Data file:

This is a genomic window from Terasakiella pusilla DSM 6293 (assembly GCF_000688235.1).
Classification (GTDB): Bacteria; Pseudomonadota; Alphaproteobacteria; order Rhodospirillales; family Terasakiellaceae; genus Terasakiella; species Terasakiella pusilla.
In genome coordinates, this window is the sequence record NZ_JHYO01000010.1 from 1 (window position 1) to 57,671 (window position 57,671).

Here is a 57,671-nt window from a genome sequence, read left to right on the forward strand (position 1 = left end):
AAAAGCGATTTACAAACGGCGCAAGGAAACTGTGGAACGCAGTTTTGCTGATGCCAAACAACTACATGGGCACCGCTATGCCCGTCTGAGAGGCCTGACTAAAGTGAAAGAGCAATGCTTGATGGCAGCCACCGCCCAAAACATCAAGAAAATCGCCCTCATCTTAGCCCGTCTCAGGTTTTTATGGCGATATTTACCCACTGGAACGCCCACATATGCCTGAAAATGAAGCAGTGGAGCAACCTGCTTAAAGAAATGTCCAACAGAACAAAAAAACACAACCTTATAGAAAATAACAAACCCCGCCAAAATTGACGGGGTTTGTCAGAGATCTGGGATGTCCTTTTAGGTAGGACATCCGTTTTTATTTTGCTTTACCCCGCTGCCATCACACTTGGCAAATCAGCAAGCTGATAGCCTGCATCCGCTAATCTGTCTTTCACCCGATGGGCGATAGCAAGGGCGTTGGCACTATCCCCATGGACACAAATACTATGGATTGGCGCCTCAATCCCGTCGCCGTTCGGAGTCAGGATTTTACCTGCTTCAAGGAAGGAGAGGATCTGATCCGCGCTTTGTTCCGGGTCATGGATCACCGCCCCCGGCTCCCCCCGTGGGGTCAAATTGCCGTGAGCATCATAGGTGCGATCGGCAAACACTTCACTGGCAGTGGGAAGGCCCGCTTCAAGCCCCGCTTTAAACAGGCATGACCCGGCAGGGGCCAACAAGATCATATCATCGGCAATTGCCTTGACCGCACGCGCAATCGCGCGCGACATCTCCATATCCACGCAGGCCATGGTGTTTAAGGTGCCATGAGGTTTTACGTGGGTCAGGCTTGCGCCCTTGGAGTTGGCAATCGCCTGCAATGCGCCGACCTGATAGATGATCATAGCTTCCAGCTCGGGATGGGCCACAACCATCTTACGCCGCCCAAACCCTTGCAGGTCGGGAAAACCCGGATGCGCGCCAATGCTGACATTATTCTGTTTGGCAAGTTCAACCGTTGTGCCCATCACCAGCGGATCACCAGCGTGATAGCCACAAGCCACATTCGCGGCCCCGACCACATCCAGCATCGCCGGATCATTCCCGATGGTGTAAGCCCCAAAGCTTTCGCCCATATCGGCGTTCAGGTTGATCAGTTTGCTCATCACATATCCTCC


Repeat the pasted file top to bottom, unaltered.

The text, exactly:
This is a genomic window from Terasakiella pusilla DSM 6293 (assembly GCF_000688235.1).
Classification (GTDB): Bacteria; Pseudomonadota; Alphaproteobacteria; order Rhodospirillales; family Terasakiellaceae; genus Terasakiella; species Terasakiella pusilla.
In genome coordinates, this window is the sequence record NZ_JHYO01000010.1 from 1 (window position 1) to 57,671 (window position 57,671).

Here is a 57,671-nt window from a genome sequence, read left to right on the forward strand (position 1 = left end):
AAAAGCGATTTACAAACGGCGCAAGGAAACTGTGGAACGCAGTTTTGCTGATGCCAAACAACTACATGGGCACCGCTATGCCCGTCTGAGAGGCCTGACTAAAGTGAAAGAGCAATGCTTGATGGCAGCCACCGCCCAAAACATCAAGAAAATCGCCCTCATCTTAGCCCGTCTCAGGTTTTTATGGCGATATTTACCCACTGGAACGCCCACATATGCCTGAAAATGAAGCAGTGGAGCAACCTGCTTAAAGAAATGTCCAACAGAACAAAAAAACACAACCTTATAGAAAATAACAAACCCCGCCAAAATTGACGGGGTTTGTCAGAGATCTGGGATGTCCTTTTAGGTAGGACATCCGTTTTTATTTTGCTTTACCCCGCTGCCATCACACTTGGCAAATCAGCAAGCTGATAGCCTGCATCCGCTAATCTGTCTTTCACCCGATGGGCGATAGCAAGGGCGTTGGCACTATCCCCATGGACACAAATACTATGGATTGGCGCCTCAATCCCGTCGCCGTTCGGAGTCAGGATTTTACCTGCTTCAAGGAAGGAGAGGATCTGATCCGCGCTTTGTTCCGGGTCATGGATCACCGCCCCCGGCTCCCCCCGTGGGGTCAAATTGCCGTGAGCATCATAGGTGCGATCGGCAAACACTTCACTGGCAGTGGGAAGGCCCGCTTCAAGCCCCGCTTTAAACAGGCATGACCCGGCAGGGGCCAACAAGATCATATCATCGGCAATTGCCTTGACCGCACGCGCAATCGCGCGCGACATCTCCATATCCACGCAGGCCATGGTGTTTAAGGTGCCATGAGGTTTTACGTGGGTCAGGCTTGCGCCCTTGGAGTTGGCAATCGCCTGCAATGCGCCGACCTGATAGATGATCATAGCTTCCAGCTCGGGATGGGCCACAACCATCTTACGCCGCCCAAACCCTTGCAGGTCGGGAAAACCCGGATGCGCGCCAATGCTGACATTATTCTGTTTGGCAAGTTCAACCGTTGTGCCCATCACCAGCGGATCACCAGCGTGATAGCCACAAGCCACATTCGCGGCCCCGACCACATCCAGCATCGCCGGATCATTCCCGATGGTGTAAGCCCCAAAGCTTTCGCCCATATCGGCGTTCAGGTTGATCAGTTTGCTCATCACATATCCTCC